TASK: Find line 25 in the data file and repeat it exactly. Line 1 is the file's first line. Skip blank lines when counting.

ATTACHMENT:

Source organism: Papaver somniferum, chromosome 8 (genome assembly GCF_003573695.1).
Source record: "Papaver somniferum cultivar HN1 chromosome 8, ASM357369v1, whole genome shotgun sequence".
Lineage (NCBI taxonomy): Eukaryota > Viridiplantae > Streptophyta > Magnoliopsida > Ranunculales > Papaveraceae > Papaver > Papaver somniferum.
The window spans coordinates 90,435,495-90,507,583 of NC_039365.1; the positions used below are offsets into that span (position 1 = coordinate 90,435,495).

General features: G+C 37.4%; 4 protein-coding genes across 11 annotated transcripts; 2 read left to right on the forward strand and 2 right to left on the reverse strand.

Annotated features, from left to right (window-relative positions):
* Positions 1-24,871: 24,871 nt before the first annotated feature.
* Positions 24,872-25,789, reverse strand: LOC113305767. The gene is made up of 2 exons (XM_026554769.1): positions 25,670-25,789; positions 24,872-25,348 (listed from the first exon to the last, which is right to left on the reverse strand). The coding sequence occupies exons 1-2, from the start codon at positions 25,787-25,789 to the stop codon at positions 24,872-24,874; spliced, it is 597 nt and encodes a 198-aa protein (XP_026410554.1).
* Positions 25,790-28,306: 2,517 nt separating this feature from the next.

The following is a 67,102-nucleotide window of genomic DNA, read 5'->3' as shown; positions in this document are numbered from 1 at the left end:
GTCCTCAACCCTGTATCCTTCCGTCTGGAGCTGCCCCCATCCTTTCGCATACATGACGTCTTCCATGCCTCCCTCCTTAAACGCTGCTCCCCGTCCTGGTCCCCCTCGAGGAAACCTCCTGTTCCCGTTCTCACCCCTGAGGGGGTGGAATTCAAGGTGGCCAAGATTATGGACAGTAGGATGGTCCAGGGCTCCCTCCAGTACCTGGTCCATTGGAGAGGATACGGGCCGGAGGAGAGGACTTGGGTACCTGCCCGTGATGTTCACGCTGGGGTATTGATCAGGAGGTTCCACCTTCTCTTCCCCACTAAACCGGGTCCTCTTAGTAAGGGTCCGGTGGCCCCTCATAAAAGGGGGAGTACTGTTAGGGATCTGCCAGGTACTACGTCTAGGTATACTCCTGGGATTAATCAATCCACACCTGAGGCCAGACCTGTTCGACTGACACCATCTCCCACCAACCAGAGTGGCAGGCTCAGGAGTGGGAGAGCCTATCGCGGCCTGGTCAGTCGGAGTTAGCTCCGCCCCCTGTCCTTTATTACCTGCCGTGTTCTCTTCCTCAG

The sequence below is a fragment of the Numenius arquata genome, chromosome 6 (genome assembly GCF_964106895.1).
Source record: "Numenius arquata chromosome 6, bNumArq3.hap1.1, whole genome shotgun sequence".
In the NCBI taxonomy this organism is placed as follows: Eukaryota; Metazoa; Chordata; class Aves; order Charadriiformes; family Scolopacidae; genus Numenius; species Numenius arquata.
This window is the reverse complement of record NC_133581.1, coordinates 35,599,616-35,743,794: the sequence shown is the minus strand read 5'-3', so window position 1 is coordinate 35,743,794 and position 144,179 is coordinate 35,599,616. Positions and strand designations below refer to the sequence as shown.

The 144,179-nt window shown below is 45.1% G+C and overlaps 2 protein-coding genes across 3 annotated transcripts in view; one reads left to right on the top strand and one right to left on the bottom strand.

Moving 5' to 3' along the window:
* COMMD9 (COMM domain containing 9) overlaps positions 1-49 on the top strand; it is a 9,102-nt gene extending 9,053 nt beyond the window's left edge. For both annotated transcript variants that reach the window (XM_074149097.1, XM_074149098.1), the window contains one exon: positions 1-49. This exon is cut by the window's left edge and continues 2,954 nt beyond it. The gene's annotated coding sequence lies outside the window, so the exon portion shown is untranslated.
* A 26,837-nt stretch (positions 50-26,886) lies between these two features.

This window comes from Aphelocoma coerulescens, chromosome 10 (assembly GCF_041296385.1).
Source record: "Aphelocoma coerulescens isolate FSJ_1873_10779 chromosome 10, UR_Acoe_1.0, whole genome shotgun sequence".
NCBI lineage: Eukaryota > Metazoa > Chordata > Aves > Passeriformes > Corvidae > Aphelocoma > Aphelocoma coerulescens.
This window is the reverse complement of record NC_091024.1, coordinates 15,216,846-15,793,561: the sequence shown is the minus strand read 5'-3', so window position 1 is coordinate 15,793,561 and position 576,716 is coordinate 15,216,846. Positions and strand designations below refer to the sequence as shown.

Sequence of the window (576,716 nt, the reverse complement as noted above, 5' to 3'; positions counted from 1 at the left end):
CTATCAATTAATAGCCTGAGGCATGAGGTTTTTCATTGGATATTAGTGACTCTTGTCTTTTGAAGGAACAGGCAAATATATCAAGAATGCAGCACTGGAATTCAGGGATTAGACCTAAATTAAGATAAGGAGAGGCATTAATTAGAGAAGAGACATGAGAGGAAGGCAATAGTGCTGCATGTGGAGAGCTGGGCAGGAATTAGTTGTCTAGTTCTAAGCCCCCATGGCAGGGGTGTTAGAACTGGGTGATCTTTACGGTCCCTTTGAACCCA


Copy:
CTATCAATTAATAGCCTGAGGCATGAGGTTTTTCATTGGATATTAGTGACTCTTGTCTTTTGAAGGAACAGGCAAATATATCAAGAATGCAGCACTGGAATTCAGGGATTAGACCTAAATTAAGATAAGGAGAGGCATTAATTAGAGAAGAGACATGAGAGGAAGGCAATAGTGCTGCATGTGGAGAGCTGGGCAGGAATTAGTTGTCTAGTTCTAAGCCCCCATGGCAGGGGTGTTAGAACTGGGTGATCTTTACGGTCCCTTTGAACCCA